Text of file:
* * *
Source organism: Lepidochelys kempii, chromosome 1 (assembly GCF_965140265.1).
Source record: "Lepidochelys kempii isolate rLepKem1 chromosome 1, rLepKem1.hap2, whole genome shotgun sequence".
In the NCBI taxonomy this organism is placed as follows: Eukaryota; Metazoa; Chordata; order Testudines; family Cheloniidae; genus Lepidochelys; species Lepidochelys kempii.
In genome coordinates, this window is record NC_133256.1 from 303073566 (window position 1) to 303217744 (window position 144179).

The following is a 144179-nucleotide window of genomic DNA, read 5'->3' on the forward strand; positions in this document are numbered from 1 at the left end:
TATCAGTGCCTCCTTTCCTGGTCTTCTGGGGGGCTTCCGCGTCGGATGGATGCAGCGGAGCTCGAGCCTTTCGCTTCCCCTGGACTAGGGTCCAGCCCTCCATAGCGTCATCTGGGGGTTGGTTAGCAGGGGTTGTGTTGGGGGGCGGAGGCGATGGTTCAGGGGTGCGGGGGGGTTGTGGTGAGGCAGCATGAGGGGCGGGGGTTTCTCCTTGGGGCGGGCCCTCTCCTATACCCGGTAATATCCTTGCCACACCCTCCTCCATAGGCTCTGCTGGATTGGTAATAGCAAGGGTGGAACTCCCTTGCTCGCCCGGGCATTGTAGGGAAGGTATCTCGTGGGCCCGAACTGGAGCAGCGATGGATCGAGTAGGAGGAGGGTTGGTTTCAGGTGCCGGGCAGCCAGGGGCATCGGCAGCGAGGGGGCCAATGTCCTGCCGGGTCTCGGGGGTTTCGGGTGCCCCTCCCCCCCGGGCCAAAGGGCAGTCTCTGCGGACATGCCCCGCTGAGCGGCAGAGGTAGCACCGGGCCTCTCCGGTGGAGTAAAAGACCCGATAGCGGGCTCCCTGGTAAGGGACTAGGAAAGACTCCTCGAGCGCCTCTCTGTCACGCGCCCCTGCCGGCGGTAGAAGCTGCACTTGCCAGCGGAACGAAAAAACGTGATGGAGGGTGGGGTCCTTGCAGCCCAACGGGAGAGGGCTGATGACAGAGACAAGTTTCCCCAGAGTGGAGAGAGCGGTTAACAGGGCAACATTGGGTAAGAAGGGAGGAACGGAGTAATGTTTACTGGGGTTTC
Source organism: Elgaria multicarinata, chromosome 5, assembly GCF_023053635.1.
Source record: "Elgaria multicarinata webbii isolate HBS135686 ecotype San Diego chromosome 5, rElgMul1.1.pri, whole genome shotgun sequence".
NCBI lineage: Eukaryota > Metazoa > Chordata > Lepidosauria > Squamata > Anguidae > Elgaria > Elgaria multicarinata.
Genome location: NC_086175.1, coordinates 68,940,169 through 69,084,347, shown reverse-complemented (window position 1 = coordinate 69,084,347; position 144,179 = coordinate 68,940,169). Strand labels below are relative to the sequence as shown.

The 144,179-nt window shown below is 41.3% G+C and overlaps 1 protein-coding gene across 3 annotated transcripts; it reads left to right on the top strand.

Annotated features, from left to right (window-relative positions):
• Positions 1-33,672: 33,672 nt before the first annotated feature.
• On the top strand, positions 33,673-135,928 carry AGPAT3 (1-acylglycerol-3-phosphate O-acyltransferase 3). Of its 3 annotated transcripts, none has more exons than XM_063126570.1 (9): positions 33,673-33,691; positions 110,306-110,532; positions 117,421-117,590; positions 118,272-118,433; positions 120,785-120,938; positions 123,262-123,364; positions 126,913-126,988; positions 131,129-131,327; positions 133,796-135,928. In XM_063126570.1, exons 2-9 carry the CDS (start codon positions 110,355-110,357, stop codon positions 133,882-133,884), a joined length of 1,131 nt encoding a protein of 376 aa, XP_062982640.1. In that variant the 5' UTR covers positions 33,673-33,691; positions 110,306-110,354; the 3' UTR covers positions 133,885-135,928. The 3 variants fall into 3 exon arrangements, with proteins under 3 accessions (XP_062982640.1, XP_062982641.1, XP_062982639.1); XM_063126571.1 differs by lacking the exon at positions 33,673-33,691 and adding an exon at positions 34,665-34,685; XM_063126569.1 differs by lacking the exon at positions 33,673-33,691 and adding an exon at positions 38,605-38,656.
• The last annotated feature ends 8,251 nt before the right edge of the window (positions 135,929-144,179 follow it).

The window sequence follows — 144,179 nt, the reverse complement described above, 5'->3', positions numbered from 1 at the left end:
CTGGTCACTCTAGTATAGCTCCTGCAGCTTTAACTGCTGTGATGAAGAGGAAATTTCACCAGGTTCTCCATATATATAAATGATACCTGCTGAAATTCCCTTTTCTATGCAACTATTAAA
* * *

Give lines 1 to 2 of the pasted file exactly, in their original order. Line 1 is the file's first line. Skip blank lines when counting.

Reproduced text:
Source organism: Lepidochelys kempii, chromosome 1 (assembly GCF_965140265.1).
Source record: "Lepidochelys kempii isolate rLepKem1 chromosome 1, rLepKem1.hap2, whole genome shotgun sequence".